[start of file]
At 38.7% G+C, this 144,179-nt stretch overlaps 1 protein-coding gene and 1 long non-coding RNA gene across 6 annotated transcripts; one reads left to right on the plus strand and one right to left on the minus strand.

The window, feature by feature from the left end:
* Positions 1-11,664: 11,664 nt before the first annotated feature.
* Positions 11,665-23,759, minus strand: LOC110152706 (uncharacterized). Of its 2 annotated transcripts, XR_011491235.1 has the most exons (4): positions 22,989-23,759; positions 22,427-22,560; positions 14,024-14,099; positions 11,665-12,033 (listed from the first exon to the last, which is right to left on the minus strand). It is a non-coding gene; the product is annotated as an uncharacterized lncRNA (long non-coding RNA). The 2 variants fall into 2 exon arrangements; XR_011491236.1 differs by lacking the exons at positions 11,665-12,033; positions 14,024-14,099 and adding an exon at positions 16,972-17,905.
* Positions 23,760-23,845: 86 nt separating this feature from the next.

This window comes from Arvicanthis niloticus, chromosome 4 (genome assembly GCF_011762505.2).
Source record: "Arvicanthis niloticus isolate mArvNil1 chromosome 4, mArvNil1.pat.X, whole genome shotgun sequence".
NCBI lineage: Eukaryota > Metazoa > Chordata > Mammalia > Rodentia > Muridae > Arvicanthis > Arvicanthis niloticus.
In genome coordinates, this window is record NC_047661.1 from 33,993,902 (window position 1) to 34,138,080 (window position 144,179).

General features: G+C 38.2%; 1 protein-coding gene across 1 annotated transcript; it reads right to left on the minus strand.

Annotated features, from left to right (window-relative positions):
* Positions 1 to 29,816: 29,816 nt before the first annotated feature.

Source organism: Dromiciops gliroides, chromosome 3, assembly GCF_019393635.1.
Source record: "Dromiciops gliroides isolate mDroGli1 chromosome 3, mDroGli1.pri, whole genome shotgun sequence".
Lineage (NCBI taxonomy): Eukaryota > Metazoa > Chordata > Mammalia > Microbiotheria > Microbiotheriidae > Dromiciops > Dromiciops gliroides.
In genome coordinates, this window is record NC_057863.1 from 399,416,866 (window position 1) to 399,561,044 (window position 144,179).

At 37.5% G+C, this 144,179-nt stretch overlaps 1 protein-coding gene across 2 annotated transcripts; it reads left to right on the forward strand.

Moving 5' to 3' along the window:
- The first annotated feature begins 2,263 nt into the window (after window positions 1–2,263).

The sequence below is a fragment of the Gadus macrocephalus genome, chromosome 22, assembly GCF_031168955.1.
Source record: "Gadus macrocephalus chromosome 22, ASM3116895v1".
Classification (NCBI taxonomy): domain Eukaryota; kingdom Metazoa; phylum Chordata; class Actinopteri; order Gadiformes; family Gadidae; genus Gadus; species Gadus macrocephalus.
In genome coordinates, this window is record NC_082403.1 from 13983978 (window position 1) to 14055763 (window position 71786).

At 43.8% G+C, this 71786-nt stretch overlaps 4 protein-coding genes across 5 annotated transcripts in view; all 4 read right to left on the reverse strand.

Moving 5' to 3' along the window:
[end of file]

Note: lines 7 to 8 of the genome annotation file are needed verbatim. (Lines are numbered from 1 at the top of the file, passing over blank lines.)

Source record: "Arvicanthis niloticus isolate mArvNil1 chromosome 4, mArvNil1.pat.X, whole genome shotgun sequence".
NCBI lineage: Eukaryota > Metazoa > Chordata > Mammalia > Rodentia > Muridae > Arvicanthis > Arvicanthis niloticus.